The reason for my hobbling was two-fold. Back at my first show in Pennsylvania my knee swelled up for no apparent reason and put a mean hurtin' on me so I could hardly walk. I sat there trying to sell yarn with a big bag of ice on my knee and a grimace/smile on my face. I had driven our manual transmission car to the show and had a helluva time getting home. It's hard to drive when you have to pick up your leg with your hands to move it to the clutch. I only ground the gears a little bit! As you can see from the photo above, this is not my bad knee. This is my bad toe. I was bringing a new bottle of wine to a friend because she let me use her car with automatic transmission. Because my reflexes are not quick, I couldn't move my foot away in time for the bottle to smash my toe. I did say the f-word. A lot of times. So bad knee, bad toe and a show to do. I am not used to moving this slow, usually I'm zipping around in a flurry. But I had to go up and down and up and down the steps one step at a time. Eek, that takes a long time! And I have a lot of steps (cuz our downstairs bathroom still isn't done, whine), my dye kitchen is in the basement and my workshop is on the second floor of the studio. I do have to applaud my right knee for pulling double duty and doing a splendid job of getting me around. So, after x-rays, an MRI, a cortisone shot and 3 doctor visits, I found out..... I'm old. No sexy torn miniscus or feel-sorry-for-me ACL tear, just stupid Arthur-itis. No cartilage left around my kneecap. Too much Ultimate frisbee and mountain biking. It's good I've taken up knitting, a non-contact sport!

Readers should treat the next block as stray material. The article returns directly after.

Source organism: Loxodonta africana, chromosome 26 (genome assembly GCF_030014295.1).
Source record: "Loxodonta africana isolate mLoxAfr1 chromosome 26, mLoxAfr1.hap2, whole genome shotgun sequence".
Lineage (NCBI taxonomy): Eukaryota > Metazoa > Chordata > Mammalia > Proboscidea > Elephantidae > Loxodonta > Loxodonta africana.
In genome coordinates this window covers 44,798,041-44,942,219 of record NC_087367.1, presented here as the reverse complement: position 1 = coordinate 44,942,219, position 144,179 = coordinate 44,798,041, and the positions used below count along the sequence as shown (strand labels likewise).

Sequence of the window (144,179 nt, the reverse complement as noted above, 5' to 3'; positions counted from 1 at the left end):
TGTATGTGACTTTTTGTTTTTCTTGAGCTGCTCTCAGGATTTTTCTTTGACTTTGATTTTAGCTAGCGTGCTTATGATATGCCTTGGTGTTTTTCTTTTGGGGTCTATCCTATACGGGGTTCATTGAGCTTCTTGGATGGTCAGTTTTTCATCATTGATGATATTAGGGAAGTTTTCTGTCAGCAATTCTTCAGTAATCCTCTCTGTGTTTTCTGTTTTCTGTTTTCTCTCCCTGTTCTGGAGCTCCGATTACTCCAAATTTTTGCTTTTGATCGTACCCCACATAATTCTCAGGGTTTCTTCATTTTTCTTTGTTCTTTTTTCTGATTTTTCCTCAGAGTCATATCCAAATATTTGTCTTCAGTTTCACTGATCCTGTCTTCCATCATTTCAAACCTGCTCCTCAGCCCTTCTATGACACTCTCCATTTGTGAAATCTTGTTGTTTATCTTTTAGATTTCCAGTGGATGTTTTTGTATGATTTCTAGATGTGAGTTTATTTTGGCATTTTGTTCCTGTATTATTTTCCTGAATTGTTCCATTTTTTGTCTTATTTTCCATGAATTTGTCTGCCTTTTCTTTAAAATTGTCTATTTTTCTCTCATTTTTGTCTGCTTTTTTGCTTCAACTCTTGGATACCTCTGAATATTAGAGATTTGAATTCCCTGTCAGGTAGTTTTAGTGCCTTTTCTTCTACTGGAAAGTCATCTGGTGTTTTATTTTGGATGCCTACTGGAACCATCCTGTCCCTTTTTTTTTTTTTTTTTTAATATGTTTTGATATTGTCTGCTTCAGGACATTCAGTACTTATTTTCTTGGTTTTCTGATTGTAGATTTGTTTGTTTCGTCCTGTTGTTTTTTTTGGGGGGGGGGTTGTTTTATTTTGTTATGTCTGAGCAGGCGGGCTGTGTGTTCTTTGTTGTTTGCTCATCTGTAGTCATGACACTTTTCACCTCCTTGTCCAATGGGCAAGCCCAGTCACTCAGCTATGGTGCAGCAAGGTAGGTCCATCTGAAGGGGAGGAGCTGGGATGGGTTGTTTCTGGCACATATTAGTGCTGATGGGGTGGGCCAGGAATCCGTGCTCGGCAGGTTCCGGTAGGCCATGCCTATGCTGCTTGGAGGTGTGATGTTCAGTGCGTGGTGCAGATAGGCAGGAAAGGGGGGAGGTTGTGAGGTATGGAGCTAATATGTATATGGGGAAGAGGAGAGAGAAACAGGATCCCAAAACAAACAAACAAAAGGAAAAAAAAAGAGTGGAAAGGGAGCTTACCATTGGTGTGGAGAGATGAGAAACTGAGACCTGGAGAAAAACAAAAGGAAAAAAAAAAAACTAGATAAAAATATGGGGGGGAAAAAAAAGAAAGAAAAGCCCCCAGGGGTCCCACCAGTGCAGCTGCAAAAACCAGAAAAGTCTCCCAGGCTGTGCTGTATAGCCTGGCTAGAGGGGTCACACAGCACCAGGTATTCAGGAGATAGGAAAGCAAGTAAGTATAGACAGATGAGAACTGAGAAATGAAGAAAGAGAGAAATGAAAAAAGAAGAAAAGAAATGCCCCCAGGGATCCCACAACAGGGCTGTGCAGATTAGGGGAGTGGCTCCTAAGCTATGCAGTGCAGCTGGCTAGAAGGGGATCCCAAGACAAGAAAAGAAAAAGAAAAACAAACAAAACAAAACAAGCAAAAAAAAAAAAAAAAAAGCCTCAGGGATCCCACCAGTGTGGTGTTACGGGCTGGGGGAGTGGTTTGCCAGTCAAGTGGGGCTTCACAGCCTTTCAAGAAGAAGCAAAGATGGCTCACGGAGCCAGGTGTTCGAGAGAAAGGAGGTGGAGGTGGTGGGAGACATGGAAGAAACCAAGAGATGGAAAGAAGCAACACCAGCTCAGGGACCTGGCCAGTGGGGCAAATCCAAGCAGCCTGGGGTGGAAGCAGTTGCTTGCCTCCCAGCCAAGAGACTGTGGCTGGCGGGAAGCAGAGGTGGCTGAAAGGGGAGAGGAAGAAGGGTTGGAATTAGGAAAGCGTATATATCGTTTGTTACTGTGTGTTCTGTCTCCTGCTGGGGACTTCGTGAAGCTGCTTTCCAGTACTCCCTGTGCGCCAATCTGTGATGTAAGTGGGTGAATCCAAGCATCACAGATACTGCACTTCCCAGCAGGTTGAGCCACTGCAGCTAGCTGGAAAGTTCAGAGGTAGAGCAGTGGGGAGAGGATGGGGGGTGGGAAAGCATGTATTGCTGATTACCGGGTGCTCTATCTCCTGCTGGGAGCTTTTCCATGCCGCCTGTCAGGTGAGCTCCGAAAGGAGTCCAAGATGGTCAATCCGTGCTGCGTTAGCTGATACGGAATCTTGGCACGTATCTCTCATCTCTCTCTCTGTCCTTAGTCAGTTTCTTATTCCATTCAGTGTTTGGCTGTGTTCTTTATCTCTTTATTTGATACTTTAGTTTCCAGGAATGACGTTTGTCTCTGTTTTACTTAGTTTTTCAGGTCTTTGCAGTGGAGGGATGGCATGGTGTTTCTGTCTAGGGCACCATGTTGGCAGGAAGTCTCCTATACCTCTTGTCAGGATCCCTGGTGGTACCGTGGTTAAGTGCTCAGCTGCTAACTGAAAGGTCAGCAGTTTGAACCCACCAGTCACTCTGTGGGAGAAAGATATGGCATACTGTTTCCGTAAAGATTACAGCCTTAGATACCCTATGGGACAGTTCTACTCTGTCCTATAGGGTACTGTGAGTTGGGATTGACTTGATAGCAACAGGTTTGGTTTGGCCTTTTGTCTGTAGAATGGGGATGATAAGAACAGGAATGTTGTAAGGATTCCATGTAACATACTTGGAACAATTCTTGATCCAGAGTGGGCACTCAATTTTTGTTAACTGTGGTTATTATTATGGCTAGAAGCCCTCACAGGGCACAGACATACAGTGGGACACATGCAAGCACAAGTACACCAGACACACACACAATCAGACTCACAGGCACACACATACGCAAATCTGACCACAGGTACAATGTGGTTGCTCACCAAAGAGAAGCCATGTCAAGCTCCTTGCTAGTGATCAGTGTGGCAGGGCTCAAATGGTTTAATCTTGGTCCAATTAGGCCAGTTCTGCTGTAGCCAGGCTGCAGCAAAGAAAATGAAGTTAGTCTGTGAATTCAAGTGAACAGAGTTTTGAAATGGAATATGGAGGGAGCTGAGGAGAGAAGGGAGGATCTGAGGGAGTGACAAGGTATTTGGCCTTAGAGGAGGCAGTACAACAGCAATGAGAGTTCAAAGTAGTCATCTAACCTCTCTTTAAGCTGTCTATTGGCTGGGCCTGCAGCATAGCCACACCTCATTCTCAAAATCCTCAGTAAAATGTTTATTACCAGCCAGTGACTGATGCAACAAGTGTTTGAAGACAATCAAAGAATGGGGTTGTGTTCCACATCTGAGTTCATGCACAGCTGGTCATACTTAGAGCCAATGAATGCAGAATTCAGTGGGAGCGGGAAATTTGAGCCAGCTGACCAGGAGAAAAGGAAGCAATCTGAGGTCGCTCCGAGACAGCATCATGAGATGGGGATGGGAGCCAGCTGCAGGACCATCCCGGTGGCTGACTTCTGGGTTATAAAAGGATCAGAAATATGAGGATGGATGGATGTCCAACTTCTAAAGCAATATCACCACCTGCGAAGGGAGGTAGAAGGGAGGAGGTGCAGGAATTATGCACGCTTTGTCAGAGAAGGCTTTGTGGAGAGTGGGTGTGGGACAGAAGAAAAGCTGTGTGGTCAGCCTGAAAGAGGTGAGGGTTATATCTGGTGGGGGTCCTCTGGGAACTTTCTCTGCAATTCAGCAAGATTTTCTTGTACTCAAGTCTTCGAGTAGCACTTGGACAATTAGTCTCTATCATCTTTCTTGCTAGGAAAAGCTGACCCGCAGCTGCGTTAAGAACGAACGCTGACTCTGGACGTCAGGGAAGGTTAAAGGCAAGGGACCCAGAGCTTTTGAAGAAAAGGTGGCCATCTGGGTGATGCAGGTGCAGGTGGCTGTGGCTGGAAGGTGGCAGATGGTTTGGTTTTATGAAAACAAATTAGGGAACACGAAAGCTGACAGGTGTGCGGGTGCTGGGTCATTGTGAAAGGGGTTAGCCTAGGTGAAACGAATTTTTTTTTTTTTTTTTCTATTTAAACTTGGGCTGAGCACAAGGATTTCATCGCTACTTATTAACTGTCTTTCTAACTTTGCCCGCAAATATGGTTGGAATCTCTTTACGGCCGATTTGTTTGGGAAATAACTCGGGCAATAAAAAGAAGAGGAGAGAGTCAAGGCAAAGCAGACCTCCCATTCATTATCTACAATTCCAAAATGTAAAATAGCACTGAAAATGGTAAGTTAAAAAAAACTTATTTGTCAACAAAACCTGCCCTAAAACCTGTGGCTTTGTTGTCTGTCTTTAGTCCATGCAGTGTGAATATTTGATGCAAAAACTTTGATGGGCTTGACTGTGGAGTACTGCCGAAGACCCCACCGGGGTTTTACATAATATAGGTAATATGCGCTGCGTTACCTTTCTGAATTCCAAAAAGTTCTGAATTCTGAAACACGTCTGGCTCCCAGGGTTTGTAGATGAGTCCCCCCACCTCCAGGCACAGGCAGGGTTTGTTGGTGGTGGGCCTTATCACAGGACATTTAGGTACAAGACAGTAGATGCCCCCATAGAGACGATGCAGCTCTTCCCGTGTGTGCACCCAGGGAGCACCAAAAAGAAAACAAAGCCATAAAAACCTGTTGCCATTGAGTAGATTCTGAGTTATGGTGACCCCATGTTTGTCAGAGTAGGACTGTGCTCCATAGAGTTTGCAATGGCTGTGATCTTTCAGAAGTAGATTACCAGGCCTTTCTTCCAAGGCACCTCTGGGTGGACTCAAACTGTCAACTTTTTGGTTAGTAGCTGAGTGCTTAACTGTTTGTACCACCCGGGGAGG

I do have such a good time at the festivals. The fiber, the sheep, the kettle corn, and everyone is just so happy to be there. The Fall Fiber Fest had lots of alpacas this year. They are just too cute, like cartoon critters.

Loved this woman's hair embelishment. Gotta do that.

At one of the fests, a woman was doing a demo of natural dyeing with onions, marigolds, indigo and other plant materials. Gorgeous colors.

 We just had our autumn studio tour and it was a fan-tabulous weekend. We ordered up perrrrrrfect weather and the crowds came out. It was so nice to see so many of you. I had a great time.

I finished this fun little shawl, the Chudnovsky Pi shawl, available on Ravelry. Knit with my Salsa, colorway, Brandywine.

 But now it's back to dying and trying to dry. I swear, this rain has about done me in. Can you believe this fall?! I've never seen so much rain. I just get the yarn out and it starts to sprinkle. I run out, pull it all off the fence, then the sun comes out. Out the yarn goes again, only to have it pour rain. I'm even using the chicken coop for drying. The hens are all curious and have to run over to see my new colorways.

Speaking of chickens, I had a little contest over on Facebook. If folks 'Liked' Dancing Leaf Farm, they were eligible to win a large skein on my hand dyed Salsa yarn. Rhoda (my Rhode Island Red hen) picked (pecked) the winner.

 The lucky winner was Eve, one of my faithful customers. She came to one of the festivals to claim her prize. She wore her Slubby Nubby cardigan that she had knit last year. She said, "I'm really exited about being picked by your chicken!"

When I get everything unloaded, back on the shelves, get my office office organized, my dye kitchen cleaned up, all the bookwork done, I'm going out with my sheep, to sit in the field and knit. If it ever stops raining!